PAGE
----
Casting vs Flipping | Catch More Fish on a Texas Rig

Casting vs Flipping | Catch More Fish on a Texas Rig


 When throwing a Texas rig, there are two main techniques anglers use: flipping and casting. Casting is the most common and easiest technique, allowing anglers to cast further and reach some difficult spots. Flipping, or pitching, allows anglers to have a more finesse approach and increased accuracy on shorter casts. Watch this video more a more in-depth look on casting and flipping/pitching, and how using both techniques can increase the amount of fish you land.

Do you like FREE stuff? Sign up to our VIP mailing list to get unpublished offers like FREE BAIT FRIDAY texted to your phone every week. Seriously! It's FREE TO JOIN, and we send you a code good for a different FREE BAIT every FRIDAY!

Video transcript:

Alex Rudd:
What's up, guys? Welcome back to the Monster Bass Channel. For you guys that don't know me, my name is Alex Rudd, and I own and operate the Alex Rudd Fishing YouTube channel. But today I'm here with you guys on the Monster Bass YouTube channel, and we're going to be discussing the difference between casting a Texas rig and pitching and/or flipping a Texas rig. And why do we do two different things with a Texas rig?

Alex Rudd:
And so to break it down pretty simply, it's two almost different techniques to fishing the Texas rig and how we like to fish the Texas rig, and there's really an application for both of them. And so that's what we're going to be breaking down today. I'm going to be breaking down situations where you would probably want to cast a Texas rig versus situations where you'll want to either pitch or flip the Texas rig.

Alex Rudd:
I think in front of us, you guys can see there's a rock. There's a few lay downs and stuff like that. And so a lot of the fish we've been catching today are on the ends of lay downs. And so in that scenario, I don't really want to get up on those fish. There's certain scenarios where fish are either going to be pressured or they're going to be skittish or they're just living in a little bit deeper water that you can't be right up on top of them to actually pitch to them, and that's where you're actually going to want to cast your Texas rig.

Alex Rudd:
You also want to be casting your Texas rig when you're wanting to cover a lot more water with your bait. And so you can cover a lot of water pitching a Texas rig, but you're target-oriented. You're target fishing. You're flipping certain things. You're moving up a bank really fast. But then there's other times you just want to drag that Texas rig around, and so that's where you're going to actually want to cast it.

Alex Rudd:
Right now, obviously you guys can tell it's really cold outside, and so dragging this Texas rig around and being really slow and covering as much water from that two-foot mark out to the six-foot mark where we're sitting is going to be what you want to do to try to get bites. Whereas when it starts to get a little bit warmer and those fish start to move up shallow, that's where you're actually going to want to start pitching that bait and just being very target-oriented at what you're throwing at.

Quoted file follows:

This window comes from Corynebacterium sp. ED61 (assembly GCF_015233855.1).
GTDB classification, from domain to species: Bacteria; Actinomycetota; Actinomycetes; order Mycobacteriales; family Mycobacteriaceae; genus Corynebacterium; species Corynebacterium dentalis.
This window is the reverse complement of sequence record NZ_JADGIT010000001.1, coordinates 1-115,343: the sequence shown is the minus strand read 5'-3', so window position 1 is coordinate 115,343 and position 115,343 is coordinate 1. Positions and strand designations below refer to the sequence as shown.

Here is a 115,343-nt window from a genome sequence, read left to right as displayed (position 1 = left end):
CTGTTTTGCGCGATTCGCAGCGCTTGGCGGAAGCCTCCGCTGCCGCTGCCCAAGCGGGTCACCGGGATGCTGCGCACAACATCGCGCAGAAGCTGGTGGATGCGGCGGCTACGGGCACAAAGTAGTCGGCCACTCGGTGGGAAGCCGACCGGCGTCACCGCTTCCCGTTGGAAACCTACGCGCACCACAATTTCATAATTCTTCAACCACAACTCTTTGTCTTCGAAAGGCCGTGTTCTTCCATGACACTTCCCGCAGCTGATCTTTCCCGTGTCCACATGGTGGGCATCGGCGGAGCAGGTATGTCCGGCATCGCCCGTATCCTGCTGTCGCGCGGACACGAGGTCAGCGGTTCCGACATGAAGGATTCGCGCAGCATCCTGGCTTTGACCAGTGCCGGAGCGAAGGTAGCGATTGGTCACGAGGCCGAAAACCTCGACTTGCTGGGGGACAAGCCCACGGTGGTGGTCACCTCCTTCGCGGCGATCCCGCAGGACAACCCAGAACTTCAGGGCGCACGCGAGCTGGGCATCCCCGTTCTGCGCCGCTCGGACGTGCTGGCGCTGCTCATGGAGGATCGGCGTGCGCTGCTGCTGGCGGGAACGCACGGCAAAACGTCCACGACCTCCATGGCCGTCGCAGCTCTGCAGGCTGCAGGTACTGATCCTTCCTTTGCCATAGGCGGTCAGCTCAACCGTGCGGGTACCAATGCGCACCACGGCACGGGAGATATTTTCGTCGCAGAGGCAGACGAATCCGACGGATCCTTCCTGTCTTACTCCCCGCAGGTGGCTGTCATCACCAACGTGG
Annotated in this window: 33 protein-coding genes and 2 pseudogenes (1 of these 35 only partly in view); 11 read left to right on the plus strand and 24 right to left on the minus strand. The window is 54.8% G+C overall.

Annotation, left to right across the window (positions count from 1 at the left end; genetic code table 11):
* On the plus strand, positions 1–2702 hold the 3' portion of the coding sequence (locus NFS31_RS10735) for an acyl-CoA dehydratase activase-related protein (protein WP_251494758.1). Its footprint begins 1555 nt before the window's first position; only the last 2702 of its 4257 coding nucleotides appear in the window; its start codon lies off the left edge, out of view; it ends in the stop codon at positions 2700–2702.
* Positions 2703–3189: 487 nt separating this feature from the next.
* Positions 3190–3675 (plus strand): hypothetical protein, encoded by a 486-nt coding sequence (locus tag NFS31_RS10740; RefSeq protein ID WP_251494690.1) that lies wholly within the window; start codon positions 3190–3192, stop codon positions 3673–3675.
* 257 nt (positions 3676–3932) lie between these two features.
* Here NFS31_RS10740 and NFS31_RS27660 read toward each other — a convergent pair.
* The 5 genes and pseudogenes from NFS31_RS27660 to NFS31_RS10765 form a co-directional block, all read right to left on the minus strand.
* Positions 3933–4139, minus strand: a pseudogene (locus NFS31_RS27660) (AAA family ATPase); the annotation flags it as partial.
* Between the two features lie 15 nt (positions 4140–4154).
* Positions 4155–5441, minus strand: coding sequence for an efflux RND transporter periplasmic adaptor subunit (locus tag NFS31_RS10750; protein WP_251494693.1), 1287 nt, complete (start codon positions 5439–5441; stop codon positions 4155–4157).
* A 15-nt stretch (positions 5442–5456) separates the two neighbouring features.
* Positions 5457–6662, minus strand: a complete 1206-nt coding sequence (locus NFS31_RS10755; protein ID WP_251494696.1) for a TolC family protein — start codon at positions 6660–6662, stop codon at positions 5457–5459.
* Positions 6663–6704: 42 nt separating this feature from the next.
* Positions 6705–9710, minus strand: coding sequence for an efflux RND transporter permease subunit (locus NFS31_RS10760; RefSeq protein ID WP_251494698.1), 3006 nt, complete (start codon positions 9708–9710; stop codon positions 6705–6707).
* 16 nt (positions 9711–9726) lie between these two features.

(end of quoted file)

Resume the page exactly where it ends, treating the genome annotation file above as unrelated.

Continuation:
Alex Rudd:
A great example of something to cast that you guys can see this tree laying down in the water here. It's laying down out in the water. The end of it's probably out there somewhere. So in this scenario, I'm going to back off this thing. Obviously, if I try to pitch it, I'm going to have way too dramatic of a cast to get that bait there. So what I want to do here is I just want to cast that Texas rig up to the base of that tree, so that I can then drag it out to the end of that tree and fish that whole entire tree with this Texas rig, which looks like a little crawdad crawling around on that tree, and keep that bait in the strike zone longer and hopefully trick a bass into eating this thing.

Alex Rudd:
So when you're thinking about it, when you're thinking, do I cast it, do I pitch it, what scenario and what situation do I find myself in, fish to your ability, I think would be the best thing that I can say there. If you feel more comfortable casting, then cast your Texas rig. If you feel more comfortable pitching, go pitch your Texas rig, but get out there and practice. I think that's the biggest thing that we need to remember.

Alex Rudd:
And even me, as a guy who's been fishing for as long as I can remember and has thousands of hours on the water, I still go out and practice things. I still put the buckets out in the yard and make a game out of it and see who can flip the most into the coffee can. And whoever flips gets the most points. But all it's doing is it's helping me to practice those skills that I know I need. It's the fundamentals of bass fishing. And I think when you practice those fundamentals, you get better and better at those, and that is what gets you to the next step of being able to climb the ladder as an angler.

Older Post Newer Post


Leave a comment


0 comments

MONSTERBASS December Unboxing

December Unboxing | MONSTERBASS

Posted by 🔥 MONSTERBASS 🔥

7:46

Watch more videos